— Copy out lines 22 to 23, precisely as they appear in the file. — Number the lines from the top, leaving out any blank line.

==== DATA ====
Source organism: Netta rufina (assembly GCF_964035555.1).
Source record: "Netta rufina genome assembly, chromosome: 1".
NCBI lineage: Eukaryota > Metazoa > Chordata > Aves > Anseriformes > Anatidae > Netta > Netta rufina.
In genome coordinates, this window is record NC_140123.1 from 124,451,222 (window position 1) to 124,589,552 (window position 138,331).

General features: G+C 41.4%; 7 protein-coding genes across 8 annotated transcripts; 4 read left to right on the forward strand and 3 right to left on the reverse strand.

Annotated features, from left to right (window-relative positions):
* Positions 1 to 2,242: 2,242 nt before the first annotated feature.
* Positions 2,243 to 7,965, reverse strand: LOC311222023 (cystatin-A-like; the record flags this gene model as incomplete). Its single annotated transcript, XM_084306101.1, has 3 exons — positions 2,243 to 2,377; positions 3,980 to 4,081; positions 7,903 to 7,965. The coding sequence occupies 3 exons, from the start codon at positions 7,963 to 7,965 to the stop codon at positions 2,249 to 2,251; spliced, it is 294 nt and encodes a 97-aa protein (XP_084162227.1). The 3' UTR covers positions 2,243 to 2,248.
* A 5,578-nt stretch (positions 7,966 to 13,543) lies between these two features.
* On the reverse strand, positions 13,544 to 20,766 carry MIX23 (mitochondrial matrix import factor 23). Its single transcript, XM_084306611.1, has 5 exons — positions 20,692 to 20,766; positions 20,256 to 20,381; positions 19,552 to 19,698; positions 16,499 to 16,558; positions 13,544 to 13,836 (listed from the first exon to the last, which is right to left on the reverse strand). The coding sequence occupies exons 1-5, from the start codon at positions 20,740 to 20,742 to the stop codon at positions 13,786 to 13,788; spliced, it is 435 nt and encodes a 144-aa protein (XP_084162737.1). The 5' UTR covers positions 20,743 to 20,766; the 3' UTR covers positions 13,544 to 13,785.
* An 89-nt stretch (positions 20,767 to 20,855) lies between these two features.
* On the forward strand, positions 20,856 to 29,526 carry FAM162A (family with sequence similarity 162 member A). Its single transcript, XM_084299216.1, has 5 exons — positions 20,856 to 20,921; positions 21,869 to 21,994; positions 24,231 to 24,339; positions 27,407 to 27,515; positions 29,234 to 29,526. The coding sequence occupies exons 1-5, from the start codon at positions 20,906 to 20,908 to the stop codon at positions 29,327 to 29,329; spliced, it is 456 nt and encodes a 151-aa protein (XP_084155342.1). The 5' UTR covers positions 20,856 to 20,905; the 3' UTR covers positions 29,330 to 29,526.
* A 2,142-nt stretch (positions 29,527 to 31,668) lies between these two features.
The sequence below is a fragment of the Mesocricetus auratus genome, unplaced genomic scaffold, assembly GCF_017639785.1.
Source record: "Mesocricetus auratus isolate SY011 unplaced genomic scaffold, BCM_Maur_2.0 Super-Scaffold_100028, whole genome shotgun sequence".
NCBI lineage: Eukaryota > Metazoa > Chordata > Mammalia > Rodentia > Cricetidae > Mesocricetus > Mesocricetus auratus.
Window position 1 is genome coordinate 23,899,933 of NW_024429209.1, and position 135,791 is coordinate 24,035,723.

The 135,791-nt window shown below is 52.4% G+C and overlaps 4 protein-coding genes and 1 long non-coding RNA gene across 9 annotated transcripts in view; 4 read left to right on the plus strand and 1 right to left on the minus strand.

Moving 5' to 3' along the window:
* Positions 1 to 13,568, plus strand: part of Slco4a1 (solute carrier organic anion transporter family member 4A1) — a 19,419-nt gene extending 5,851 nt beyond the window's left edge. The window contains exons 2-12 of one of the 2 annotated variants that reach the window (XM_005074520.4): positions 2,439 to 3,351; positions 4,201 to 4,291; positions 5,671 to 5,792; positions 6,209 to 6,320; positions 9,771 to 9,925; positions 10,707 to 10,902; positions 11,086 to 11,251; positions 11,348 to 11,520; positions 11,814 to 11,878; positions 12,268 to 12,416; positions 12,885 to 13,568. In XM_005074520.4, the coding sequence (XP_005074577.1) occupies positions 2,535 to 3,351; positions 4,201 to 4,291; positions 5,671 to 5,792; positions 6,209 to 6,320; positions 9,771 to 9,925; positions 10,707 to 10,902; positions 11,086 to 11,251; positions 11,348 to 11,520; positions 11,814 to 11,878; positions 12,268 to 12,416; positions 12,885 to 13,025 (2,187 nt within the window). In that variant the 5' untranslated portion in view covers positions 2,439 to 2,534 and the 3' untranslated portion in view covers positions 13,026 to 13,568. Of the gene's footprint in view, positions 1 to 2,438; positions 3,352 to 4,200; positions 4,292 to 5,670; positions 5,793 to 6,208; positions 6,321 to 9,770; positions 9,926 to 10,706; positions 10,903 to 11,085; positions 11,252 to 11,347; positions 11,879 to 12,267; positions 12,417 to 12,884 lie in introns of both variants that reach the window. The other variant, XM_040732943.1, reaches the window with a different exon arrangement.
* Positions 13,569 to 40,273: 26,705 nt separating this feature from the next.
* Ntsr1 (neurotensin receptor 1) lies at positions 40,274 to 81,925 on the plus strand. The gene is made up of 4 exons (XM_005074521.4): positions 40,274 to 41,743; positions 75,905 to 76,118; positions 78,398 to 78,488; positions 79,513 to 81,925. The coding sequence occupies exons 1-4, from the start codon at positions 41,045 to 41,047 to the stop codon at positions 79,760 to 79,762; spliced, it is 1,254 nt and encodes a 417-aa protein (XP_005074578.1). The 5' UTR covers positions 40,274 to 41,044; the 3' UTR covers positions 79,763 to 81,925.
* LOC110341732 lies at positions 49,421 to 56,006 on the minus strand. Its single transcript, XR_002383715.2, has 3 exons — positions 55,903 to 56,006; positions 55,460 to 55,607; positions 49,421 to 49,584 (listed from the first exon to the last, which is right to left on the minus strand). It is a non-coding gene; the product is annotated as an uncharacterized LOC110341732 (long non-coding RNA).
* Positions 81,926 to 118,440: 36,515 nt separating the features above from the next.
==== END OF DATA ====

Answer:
* Ntsr1 (neurotensin receptor 1) lies at positions 40,274 to 81,925 on the plus strand. The gene is made up of 4 exons (XM_005074521.4): positions 40,274 to 41,743; positions 75,905 to 76,118; positions 78,398 to 78,488; positions 79,513 to 81,925. The coding sequence occupies exons 1-4, from the start codon at positions 41,045 to 41,047 to the stop codon at positions 79,760 to 79,762; spliced, it is 1,254 nt and encodes a 417-aa protein (XP_005074578.1). The 5' UTR covers positions 40,274 to 41,044; the 3' UTR covers positions 79,763 to 81,925.
* LOC110341732 lies at positions 49,421 to 56,006 on the minus strand. Its single transcript, XR_002383715.2, has 3 exons — positions 55,903 to 56,006; positions 55,460 to 55,607; positions 49,421 to 49,584 (listed from the first exon to the last, which is right to left on the minus strand). It is a non-coding gene; the product is annotated as an uncharacterized LOC110341732 (long non-coding RNA).